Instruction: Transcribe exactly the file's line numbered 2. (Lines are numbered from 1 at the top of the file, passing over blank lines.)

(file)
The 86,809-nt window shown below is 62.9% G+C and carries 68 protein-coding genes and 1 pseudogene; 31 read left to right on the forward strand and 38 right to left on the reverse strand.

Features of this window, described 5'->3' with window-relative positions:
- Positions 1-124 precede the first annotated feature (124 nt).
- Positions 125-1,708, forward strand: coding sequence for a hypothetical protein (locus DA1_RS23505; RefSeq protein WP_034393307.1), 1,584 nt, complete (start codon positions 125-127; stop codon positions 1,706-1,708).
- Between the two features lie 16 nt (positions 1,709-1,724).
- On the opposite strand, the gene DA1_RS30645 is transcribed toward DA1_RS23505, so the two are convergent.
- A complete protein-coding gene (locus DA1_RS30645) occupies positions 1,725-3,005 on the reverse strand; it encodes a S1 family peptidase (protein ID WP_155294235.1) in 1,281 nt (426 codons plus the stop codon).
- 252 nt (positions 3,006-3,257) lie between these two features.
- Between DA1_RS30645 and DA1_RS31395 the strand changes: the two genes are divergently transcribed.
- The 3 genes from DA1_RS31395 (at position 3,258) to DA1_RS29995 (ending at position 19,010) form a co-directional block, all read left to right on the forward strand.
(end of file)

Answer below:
Features of this window, described 5'->3' with window-relative positions: